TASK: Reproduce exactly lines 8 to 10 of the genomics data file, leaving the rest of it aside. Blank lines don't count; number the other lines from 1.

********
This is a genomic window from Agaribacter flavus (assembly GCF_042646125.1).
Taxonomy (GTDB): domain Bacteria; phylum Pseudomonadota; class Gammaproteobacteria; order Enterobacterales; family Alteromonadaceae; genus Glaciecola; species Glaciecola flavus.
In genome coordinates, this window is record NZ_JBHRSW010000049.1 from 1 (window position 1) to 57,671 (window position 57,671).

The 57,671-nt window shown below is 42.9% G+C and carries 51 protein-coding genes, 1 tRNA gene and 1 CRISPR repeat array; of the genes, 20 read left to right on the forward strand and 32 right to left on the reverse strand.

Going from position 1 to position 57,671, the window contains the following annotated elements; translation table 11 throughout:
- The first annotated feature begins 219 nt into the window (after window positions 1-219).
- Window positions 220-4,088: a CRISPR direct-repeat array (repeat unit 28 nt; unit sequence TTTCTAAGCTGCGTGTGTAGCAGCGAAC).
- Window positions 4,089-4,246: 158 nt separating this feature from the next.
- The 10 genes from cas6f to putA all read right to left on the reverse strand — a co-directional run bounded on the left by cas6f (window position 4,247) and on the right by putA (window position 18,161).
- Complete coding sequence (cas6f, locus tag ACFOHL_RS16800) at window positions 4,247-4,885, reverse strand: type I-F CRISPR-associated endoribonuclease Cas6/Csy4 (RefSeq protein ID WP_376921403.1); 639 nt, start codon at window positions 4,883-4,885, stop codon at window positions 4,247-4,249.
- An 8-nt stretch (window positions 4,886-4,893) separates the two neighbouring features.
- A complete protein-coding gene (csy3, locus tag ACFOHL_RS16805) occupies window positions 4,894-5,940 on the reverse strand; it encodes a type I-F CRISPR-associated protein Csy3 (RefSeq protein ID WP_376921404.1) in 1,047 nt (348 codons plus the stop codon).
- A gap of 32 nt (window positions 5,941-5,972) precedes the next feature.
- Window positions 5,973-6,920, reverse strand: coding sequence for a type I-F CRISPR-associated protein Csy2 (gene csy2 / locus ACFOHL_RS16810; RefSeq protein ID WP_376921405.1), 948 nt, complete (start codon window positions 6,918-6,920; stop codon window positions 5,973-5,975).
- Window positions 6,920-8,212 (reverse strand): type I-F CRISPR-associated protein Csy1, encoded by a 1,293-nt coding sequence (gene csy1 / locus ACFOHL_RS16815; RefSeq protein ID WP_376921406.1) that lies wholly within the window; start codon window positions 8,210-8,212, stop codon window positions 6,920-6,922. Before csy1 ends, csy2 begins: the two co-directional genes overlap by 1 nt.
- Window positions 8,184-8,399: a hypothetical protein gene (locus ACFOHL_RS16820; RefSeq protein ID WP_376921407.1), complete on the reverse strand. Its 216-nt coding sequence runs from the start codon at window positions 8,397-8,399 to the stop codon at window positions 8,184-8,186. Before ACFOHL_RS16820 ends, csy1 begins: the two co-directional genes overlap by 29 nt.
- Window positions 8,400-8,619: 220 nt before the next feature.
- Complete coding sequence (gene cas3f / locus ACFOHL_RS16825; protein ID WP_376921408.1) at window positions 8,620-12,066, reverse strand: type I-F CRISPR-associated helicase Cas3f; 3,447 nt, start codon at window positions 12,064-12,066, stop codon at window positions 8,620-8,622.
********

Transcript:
- Window positions 4,089-4,246: 158 nt separating this feature from the next.
- The 10 genes from cas6f to putA all read right to left on the reverse strand — a co-directional run bounded on the left by cas6f (window position 4,247) and on the right by putA (window position 18,161).
- Complete coding sequence (cas6f, locus tag ACFOHL_RS16800) at window positions 4,247-4,885, reverse strand: type I-F CRISPR-associated endoribonuclease Cas6/Csy4 (RefSeq protein ID WP_376921403.1); 639 nt, start codon at window positions 4,883-4,885, stop codon at window positions 4,247-4,249.